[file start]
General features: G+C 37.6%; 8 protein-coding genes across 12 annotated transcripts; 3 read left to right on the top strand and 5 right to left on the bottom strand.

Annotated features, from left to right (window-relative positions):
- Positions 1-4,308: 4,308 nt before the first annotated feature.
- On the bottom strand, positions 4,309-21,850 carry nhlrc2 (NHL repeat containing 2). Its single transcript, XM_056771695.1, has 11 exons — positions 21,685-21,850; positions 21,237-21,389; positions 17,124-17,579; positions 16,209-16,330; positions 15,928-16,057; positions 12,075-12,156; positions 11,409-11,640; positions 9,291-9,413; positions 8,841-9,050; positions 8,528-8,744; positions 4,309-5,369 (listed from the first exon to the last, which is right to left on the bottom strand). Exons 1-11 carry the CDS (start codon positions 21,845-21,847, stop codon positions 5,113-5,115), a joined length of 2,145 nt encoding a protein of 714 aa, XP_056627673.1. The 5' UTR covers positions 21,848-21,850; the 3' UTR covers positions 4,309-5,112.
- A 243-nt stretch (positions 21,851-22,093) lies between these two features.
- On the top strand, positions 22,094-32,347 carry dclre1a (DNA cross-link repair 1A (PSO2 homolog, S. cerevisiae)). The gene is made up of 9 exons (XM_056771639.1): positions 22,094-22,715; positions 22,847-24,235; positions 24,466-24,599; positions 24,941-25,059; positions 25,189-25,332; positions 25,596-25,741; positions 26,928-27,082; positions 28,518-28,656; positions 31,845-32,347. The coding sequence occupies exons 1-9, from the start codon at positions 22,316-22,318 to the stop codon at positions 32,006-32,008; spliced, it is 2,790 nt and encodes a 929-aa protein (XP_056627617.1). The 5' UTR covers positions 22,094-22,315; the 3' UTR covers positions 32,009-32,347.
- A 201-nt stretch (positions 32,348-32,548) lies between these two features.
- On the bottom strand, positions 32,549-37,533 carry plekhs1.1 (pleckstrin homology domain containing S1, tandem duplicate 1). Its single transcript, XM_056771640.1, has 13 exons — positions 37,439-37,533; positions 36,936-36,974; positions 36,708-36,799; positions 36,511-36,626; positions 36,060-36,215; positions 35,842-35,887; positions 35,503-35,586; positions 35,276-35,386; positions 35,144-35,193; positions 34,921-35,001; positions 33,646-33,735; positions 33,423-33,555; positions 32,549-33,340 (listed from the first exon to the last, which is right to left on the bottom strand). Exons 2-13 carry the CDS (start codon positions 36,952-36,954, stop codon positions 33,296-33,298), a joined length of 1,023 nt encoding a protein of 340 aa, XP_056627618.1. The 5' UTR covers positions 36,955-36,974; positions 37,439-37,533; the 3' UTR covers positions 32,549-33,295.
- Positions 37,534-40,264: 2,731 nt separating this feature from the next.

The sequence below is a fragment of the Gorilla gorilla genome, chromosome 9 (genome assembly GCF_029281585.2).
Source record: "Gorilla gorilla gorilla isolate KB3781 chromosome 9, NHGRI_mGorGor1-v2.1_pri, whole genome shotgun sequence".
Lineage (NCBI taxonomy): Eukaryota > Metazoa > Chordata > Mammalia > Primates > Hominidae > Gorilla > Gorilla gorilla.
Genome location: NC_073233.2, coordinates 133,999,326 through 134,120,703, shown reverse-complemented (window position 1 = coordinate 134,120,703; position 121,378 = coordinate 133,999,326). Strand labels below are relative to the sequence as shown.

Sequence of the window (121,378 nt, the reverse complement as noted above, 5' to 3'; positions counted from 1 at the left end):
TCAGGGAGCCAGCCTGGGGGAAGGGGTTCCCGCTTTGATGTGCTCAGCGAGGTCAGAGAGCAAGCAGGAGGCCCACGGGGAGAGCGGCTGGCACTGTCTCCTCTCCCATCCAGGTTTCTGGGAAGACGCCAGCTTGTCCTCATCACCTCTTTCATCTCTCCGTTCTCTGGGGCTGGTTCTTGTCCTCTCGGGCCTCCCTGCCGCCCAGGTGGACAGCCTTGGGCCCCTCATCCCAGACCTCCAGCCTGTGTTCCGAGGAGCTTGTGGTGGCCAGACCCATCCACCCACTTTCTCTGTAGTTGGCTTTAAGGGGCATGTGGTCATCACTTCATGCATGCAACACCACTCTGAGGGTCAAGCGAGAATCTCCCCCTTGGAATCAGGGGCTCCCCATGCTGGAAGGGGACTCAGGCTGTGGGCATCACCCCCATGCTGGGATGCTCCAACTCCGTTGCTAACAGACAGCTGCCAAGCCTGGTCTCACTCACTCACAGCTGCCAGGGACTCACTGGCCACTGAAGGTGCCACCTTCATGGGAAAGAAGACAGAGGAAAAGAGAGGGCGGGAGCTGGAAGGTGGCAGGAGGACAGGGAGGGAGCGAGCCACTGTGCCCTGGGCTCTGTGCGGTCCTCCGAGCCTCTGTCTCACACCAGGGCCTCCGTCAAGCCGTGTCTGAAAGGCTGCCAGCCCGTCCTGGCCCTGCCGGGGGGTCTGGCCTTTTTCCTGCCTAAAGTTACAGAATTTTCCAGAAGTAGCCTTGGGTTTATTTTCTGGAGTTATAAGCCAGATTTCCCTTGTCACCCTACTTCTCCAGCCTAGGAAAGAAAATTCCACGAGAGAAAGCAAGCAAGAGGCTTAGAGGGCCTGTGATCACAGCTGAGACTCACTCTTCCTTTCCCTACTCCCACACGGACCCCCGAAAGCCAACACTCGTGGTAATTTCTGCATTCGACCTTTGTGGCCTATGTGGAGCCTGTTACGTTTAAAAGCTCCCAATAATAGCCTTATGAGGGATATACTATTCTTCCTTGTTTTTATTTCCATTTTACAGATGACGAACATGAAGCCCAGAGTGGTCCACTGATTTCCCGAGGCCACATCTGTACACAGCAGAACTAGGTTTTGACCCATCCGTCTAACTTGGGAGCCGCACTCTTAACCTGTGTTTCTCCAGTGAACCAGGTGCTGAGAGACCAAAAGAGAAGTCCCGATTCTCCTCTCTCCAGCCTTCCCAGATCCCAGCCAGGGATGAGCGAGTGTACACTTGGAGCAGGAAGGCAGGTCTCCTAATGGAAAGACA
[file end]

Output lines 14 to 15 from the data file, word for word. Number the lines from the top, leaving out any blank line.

Sequence of the window (121,378 nt, the reverse complement as noted above, 5' to 3'; positions counted from 1 at the left end):
TCAGGGAGCCAGCCTGGGGGAAGGGGTTCCCGCTTTGATGTGCTCAGCGAGGTCAGAGAGCAAGCAGGAGGCCCACGGGGAGAGCGGCTGGCACTGTCTCCTCTCCCATCCAGGTTTCTGGGAAGACGCCAGCTTGTCCTCATCACCTCTTTCATCTCTCCGTTCTCTGGGGCTGGTTCTTGTCCTCTCGGGCCTCCCTGCCGCCCAGGTGGACAGCCTTGGGCCCCTCATCCCAGACCTCCAGCCTGTGTTCCGAGGAGCTTGTGGTGGCCAGACCCATCCACCCACTTTCTCTGTAGTTGGCTTTAAGGGGCATGTGGTCATCACTTCATGCATGCAACACCACTCTGAGGGTCAAGCGAGAATCTCCCCCTTGGAATCAGGGGCTCCCCATGCTGGAAGGGGACTCAGGCTGTGGGCATCACCCCCATGCTGGGATGCTCCAACTCCGTTGCTAACAGACAGCTGCCAAGCCTGGTCTCACTCACTCACAGCTGCCAGGGACTCACTGGCCACTGAAGGTGCCACCTTCATGGGAAAGAAGACAGAGGAAAAGAGAGGGCGGGAGCTGGAAGGTGGCAGGAGGACAGGGAGGGAGCGAGCCACTGTGCCCTGGGCTCTGTGCGGTCCTCCGAGCCTCTGTCTCACACCAGGGCCTCCGTCAAGCCGTGTCTGAAAGGCTGCCAGCCCGTCCTGGCCCTGCCGGGGGGTCTGGCCTTTTTCCTGCCTAAAGTTACAGAATTTTCCAGAAGTAGCCTTGGGTTTATTTTCTGGAGTTATAAGCCAGATTTCCCTTGTCACCCTACTTCTCCAGCCTAGGAAAGAAAATTCCACGAGAGAAAGCAAGCAAGAGGCTTAGAGGGCCTGTGATCACAGCTGAGACTCACTCTTCCTTTCCCTACTCCCACACGGACCCCCGAAAGCCAACACTCGTGGTAATTTCTGCATTCGACCTTTGTGGCCTATGTGGAGCCTGTTACGTTTAAAAGCTCCCAATAATAGCCTTATGAGGGATATACTATTCTTCCTTGTTTTTATTTCCATTTTACAGATGACGAACATGAAGCCCAGAGTGGTCCACTGATTTCCCGAGGCCACATCTGTACACAGCAGAACTAGGTTTTGACCCATCCGTCTAACTTGGGAGCCGCACTCTTAACCTGTGTTTCTCCAGTGAACCAGGTGCTGAGAGACCAAAAGAGAAGTCCCGATTCTCCTCTCTCCAGCCTTCCCAGATCCCAGCCAGGGATGAGCGAGTGTACACTTGGAGCAGGAAGGCAGGTCTCCTAATGGAAAGACA